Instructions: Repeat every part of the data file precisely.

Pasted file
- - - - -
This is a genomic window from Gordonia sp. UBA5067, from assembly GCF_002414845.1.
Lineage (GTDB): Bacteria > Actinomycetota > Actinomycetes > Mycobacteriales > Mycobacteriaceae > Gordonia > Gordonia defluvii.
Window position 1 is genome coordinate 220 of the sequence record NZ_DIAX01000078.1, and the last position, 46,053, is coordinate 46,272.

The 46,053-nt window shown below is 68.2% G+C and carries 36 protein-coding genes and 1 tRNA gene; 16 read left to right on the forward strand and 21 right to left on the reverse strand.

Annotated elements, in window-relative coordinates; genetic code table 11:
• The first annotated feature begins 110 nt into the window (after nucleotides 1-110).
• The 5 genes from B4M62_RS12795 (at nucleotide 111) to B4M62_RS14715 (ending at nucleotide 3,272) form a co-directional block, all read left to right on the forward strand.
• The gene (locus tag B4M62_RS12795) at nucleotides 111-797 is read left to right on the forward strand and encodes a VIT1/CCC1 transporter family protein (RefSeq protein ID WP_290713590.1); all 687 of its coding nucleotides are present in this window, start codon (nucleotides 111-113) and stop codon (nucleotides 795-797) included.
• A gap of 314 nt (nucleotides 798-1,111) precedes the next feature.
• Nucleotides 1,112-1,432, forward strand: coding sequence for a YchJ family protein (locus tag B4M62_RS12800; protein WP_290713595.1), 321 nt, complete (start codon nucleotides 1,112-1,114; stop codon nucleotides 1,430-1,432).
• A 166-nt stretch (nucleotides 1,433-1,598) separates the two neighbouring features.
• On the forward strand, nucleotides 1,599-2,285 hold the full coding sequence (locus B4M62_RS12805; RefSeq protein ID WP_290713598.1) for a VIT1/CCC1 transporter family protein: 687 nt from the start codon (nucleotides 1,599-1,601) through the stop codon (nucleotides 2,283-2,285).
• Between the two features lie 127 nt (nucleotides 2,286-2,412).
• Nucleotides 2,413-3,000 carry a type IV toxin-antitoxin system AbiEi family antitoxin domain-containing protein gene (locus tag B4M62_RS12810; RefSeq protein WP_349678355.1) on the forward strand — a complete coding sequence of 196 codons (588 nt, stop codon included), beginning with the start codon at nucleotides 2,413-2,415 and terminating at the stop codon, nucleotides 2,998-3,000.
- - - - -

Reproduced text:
This is a genomic window from Gordonia sp. UBA5067, from assembly GCF_002414845.1.
Lineage (GTDB): Bacteria > Actinomycetota > Actinomycetes > Mycobacteriales > Mycobacteriaceae > Gordonia > Gordonia defluvii.
Window position 1 is genome coordinate 220 of the sequence record NZ_DIAX01000078.1, and the last position, 46,053, is coordinate 46,272.

The 46,053-nt window shown below is 68.2% G+C and carries 36 protein-coding genes and 1 tRNA gene; 16 read left to right on the forward strand and 21 right to left on the reverse strand.

Annotated elements, in window-relative coordinates; genetic code table 11:
• The first annotated feature begins 110 nt into the window (after nucleotides 1-110).
• The 5 genes from B4M62_RS12795 (at nucleotide 111) to B4M62_RS14715 (ending at nucleotide 3,272) form a co-directional block, all read left to right on the forward strand.
• The gene (locus tag B4M62_RS12795) at nucleotides 111-797 is read left to right on the forward strand and encodes a VIT1/CCC1 transporter family protein (RefSeq protein ID WP_290713590.1); all 687 of its coding nucleotides are present in this window, start codon (nucleotides 111-113) and stop codon (nucleotides 795-797) included.
• A gap of 314 nt (nucleotides 798-1,111) precedes the next feature.
• Nucleotides 1,112-1,432, forward strand: coding sequence for a YchJ family protein (locus tag B4M62_RS12800; protein WP_290713595.1), 321 nt, complete (start codon nucleotides 1,112-1,114; stop codon nucleotides 1,430-1,432).
• A 166-nt stretch (nucleotides 1,433-1,598) separates the two neighbouring features.
• On the forward strand, nucleotides 1,599-2,285 hold the full coding sequence (locus B4M62_RS12805; RefSeq protein ID WP_290713598.1) for a VIT1/CCC1 transporter family protein: 687 nt from the start codon (nucleotides 1,599-1,601) through the stop codon (nucleotides 2,283-2,285).
• Between the two features lie 127 nt (nucleotides 2,286-2,412).
• Nucleotides 2,413-3,000 carry a type IV toxin-antitoxin system AbiEi family antitoxin domain-containing protein gene (locus tag B4M62_RS12810; RefSeq protein WP_349678355.1) on the forward strand — a complete coding sequence of 196 codons (588 nt, stop codon included), beginning with the start codon at nucleotides 2,413-2,415 and terminating at the stop codon, nucleotides 2,998-3,000.